“When looking after a loved one becomes your life, what is your life when that person’s gone?”
A 65-year old woman devoted two years of full-time caretaking for her mother. When her mother died, she was left with the process of grieving and a big void in her life that led her to ask, “Now what?” Caring for another adult, as explained in the article “What Happens When Caregiving Ends” from AARP Bulletin, can be so consuming that caregivers put their own lives on hold.
Stay busy and don’t let yourself become isolated. If you loved to travel before becoming a caregiver, return to that passion. You can travel with friends, or colleagues—best to go with friends. Others find comfort in passions like writing, which can be soothing after years of coping with constant emergencies.
Expect unexpected emotions. Caregiving is an emotional process as well as a mental and physical one. A range of emotions, from sadness and grief to anger and frustration, often emerge when your daily existence includes free time. There’s also a lot of guilt, which is very normal. Years, months or weeks of not sleeping, giving up your own interests and enjoyment in life, can lead to frustration. Then, when the person dies, you feel terribly guilty about the relief you may feel.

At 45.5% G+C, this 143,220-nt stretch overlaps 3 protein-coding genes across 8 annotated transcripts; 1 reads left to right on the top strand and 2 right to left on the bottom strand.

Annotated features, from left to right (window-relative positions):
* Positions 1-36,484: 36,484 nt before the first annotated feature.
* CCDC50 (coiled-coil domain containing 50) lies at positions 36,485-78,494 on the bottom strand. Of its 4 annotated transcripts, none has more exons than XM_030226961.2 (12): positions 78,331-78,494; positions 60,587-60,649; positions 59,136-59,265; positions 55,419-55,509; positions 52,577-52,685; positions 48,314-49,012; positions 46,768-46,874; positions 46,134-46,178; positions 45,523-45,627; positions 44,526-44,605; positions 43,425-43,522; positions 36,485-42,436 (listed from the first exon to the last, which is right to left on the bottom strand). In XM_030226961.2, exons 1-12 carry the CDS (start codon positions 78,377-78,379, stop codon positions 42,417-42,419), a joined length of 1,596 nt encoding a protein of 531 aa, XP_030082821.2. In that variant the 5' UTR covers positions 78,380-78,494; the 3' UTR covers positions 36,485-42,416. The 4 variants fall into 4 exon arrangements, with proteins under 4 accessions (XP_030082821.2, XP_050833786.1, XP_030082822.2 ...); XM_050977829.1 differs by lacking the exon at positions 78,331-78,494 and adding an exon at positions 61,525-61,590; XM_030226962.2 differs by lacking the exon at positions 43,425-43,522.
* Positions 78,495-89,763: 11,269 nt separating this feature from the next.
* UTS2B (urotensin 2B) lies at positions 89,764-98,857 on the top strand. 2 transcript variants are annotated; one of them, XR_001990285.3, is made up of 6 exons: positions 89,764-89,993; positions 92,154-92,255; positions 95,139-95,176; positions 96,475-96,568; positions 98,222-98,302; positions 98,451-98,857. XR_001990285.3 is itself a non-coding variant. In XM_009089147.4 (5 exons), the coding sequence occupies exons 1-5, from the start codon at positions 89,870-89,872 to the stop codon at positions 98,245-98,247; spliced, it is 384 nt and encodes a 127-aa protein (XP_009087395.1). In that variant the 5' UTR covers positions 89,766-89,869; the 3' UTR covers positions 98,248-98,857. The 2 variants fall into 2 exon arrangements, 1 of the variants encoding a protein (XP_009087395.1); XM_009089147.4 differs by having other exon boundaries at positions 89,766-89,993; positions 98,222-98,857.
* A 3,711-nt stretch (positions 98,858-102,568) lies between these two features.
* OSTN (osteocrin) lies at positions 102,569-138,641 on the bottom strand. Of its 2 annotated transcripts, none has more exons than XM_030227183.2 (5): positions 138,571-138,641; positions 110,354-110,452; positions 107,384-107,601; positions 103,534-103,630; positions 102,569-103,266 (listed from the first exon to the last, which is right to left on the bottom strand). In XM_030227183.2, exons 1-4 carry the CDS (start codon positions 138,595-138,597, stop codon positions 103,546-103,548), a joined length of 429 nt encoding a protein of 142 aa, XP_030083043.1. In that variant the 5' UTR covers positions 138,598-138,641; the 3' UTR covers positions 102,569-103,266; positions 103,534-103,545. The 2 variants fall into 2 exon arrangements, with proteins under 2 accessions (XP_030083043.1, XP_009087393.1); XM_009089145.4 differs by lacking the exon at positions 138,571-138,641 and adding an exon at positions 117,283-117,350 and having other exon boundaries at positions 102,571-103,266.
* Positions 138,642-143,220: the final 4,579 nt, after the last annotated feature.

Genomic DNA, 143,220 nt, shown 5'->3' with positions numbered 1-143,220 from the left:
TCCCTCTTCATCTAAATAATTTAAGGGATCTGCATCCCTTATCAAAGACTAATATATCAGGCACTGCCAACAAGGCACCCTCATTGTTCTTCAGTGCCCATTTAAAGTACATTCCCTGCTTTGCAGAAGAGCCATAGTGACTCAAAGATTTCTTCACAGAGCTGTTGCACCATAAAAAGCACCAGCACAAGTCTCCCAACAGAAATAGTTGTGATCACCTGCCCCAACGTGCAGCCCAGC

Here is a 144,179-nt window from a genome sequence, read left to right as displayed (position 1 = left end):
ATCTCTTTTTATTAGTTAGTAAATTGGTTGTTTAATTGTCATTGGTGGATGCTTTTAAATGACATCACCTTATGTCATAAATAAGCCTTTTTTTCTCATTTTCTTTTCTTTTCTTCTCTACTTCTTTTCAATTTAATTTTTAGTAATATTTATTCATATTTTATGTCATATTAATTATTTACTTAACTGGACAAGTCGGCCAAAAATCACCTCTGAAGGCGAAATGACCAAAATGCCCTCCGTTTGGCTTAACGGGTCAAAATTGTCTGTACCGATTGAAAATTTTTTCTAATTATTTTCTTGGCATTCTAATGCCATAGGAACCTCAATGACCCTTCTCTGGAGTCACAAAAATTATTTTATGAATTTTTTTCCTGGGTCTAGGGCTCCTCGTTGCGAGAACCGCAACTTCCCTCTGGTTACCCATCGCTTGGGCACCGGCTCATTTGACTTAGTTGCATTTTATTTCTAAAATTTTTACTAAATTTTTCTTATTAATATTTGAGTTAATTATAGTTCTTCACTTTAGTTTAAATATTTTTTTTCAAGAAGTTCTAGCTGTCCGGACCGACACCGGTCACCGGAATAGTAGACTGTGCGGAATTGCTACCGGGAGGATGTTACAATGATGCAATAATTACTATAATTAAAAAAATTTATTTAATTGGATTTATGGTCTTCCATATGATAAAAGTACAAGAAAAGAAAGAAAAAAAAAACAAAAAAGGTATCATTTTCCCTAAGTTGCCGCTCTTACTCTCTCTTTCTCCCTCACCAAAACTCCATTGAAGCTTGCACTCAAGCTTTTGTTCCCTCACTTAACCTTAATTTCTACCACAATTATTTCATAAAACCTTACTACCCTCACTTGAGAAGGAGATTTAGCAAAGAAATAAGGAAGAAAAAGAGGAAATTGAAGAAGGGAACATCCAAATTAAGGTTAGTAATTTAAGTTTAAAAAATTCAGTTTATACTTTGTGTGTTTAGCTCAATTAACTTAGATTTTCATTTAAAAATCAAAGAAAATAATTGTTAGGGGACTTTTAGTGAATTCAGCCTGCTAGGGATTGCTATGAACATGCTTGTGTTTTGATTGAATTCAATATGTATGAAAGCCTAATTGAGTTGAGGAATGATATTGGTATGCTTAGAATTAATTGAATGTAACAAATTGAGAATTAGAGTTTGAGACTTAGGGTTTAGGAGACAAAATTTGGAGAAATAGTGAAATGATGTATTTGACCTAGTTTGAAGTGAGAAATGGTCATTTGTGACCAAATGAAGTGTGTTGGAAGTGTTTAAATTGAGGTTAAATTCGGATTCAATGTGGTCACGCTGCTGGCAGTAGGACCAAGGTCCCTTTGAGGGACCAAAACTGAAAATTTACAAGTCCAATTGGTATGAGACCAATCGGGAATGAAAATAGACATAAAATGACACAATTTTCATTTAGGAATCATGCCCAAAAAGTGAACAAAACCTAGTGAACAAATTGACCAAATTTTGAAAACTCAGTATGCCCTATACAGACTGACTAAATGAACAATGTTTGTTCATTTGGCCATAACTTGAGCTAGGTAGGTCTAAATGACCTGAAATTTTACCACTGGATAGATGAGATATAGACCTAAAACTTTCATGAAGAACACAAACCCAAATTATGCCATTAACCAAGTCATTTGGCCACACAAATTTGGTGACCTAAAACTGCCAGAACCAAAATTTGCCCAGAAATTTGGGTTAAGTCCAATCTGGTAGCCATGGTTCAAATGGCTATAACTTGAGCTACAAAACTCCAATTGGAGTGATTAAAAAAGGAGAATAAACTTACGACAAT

Don’t expect the strong and often conflicting feelings to go away overnight. It often takes years for people to work through all the emotions surrounding the loss of a loved one. That is especially true if they were the primary caregiver. We tend to think in terms of one-year anniversaries, but for many people the first year is wrapped up on settling estates, distributing possessions and dealing with the business end of someone’s life. In the second year, when those tasks are done, or less time-consuming, the emotions can start flooding in. You might expect yourself to be “over it,” but you can’t force yourself to recover. It takes a very long time.
Delay any big decisions. If you’ve been putting off big decisions until after caregiving ends, give yourself permission to continue to delay them. You’re still in a fragile state and need to move slowly. Selling a house, getting a divorce or remarrying is best done when you are healed. Patience is not easy, especially when you want to make a fresh start, or move away from a home with painful memories. However, going slowly will provide you with time to heal, and to gain perspective that will allow for better decisions.
Give yourself permission to move on. When the time is right, you’ll be ready to move on. If you devoted years to taking care of your spouse and grieving when he or she died, at some point you may be ready to enter another relationship. Many people are surprised when this happens, and realize that you can love someone else, or even simply enjoy their company, after a loved one has passed.
Reference: AARP Bulletin (November 2018) “What Happens When Caregiving Ends”